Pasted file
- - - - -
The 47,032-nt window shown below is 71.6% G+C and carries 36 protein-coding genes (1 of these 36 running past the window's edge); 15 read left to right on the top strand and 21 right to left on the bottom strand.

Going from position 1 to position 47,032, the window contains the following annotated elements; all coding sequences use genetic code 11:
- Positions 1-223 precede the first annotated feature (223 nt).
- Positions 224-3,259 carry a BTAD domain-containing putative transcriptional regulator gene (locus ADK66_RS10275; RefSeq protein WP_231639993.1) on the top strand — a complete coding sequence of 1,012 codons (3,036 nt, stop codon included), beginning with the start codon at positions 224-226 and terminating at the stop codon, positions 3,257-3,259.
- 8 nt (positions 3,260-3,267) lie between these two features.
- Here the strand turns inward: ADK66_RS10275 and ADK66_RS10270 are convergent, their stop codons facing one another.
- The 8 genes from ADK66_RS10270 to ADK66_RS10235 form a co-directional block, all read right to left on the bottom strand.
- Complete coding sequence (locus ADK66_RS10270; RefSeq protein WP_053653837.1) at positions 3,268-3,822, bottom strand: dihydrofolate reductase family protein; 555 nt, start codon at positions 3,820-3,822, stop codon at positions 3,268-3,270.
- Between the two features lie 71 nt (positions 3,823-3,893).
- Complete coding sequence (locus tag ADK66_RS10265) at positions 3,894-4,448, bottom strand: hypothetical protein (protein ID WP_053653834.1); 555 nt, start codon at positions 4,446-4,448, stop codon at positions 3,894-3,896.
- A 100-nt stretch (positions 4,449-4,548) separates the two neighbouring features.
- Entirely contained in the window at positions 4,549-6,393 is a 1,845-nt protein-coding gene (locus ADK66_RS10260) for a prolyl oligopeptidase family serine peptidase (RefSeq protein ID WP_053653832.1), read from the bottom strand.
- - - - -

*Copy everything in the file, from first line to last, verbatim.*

The 47,032-nt window shown below is 71.6% G+C and carries 36 protein-coding genes (1 of these 36 running past the window's edge); 15 read left to right on the top strand and 21 right to left on the bottom strand.

Going from position 1 to position 47,032, the window contains the following annotated elements; all coding sequences use genetic code 11:
- Positions 1-223 precede the first annotated feature (223 nt).
- Positions 224-3,259 carry a BTAD domain-containing putative transcriptional regulator gene (locus ADK66_RS10275; RefSeq protein WP_231639993.1) on the top strand — a complete coding sequence of 1,012 codons (3,036 nt, stop codon included), beginning with the start codon at positions 224-226 and terminating at the stop codon, positions 3,257-3,259.
- 8 nt (positions 3,260-3,267) lie between these two features.
- Here the strand turns inward: ADK66_RS10275 and ADK66_RS10270 are convergent, their stop codons facing one another.
- The 8 genes from ADK66_RS10270 to ADK66_RS10235 form a co-directional block, all read right to left on the bottom strand.
- Complete coding sequence (locus ADK66_RS10270; RefSeq protein WP_053653837.1) at positions 3,268-3,822, bottom strand: dihydrofolate reductase family protein; 555 nt, start codon at positions 3,820-3,822, stop codon at positions 3,268-3,270.
- Between the two features lie 71 nt (positions 3,823-3,893).
- Complete coding sequence (locus tag ADK66_RS10265) at positions 3,894-4,448, bottom strand: hypothetical protein (protein ID WP_053653834.1); 555 nt, start codon at positions 4,446-4,448, stop codon at positions 3,894-3,896.
- A 100-nt stretch (positions 4,449-4,548) separates the two neighbouring features.
- Entirely contained in the window at positions 4,549-6,393 is a 1,845-nt protein-coding gene (locus ADK66_RS10260) for a prolyl oligopeptidase family serine peptidase (RefSeq protein ID WP_053653832.1), read from the bottom strand.